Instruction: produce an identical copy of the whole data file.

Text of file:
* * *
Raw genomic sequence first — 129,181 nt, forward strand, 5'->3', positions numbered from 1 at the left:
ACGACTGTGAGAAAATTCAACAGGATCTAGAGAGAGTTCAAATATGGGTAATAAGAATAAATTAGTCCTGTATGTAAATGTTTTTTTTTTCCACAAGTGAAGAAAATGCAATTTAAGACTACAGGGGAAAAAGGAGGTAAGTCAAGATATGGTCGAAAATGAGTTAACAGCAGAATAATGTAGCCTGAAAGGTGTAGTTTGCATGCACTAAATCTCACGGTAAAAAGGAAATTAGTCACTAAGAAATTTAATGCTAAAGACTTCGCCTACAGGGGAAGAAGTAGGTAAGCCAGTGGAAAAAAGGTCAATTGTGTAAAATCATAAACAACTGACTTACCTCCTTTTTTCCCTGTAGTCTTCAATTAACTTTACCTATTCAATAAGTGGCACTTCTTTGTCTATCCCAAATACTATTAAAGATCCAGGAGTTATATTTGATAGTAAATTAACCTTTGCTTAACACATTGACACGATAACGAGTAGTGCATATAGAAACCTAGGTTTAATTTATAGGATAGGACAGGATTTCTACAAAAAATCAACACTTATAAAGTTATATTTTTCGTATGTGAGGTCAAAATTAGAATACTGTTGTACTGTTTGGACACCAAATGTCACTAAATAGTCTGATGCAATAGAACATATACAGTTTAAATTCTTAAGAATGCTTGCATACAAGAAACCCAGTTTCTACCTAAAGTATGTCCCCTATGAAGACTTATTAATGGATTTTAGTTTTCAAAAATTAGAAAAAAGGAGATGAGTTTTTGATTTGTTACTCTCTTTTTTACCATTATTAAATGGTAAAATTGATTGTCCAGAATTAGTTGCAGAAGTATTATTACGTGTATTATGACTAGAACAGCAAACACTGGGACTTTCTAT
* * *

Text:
Raw genomic sequence first — 129,181 nt, forward strand, 5'->3', positions numbered from 1 at the left:
ACGACTGTGAGAAAATTCAACAGGATCTAGAGAGAGTTCAAATATGGGTAATAAGAATAAATTAGTCCTGTATGTAAATGTTTTTTTTTTCCACAAGTGAAGAAAATGCAATTTAAGACTACAGGGGAAAAAGGAGGTAAGTCAAGATATGGTCGAAAATGAGTTAACAGCAGAATAATGTAGCCTGAAAGGTGTAGTTTGCATGCACTAAATCTCACGGTAAAAAGGAAATTAGTCACTAAGAAATTTAATGCTAAAGACTTCGCCTACAGGGGAAGAAGTAGGTAAGCCAGTGGAAAAAAGGTCAATTGTGTAAAATCATAAACAACTGACTTACCTCCTTTTTTCCCTGTAGTCTTCAATTAACTTTACCTATTCAATAAGTGGCACTTCTTTGTCTATCCCAAATACTATTAAAGATCCAGGAGTTATATTTGATAGTAAATTAACCTTTGCTTAACACATTGACACGATAACGAGTAGTGCATATAGAAACCTAGGTTTAATTTATAGGATAGGACAGGATTTCTACAAAAAATCAACACTTATAAAGTTATATTTTTCGTATGTGAGGTCAAAATTAGAATACTGTTGTACTGTTTGGACACCAAATGTCACTAAATAGTCTGATGCAATAGAACATATACAGTTTAAATTCTTAAGAATGCTTGCATACAAGAAACCCAGTTTCTACCTAAAGTATGTCCCCTATGAAGACTTATTAATGGATTTTAGTTTTCAAAAATTAGAAAAAAGGAGATGAGTTTTTGATTTGTTACTCTCTTTTTTACCATTATTAAATGGTAAAATTGATTGTCCAGAATTAGTTGCAGAAGTATTATTACGTGTATTATGACTAGAACAGCAAACACTGGGACTTTCTAT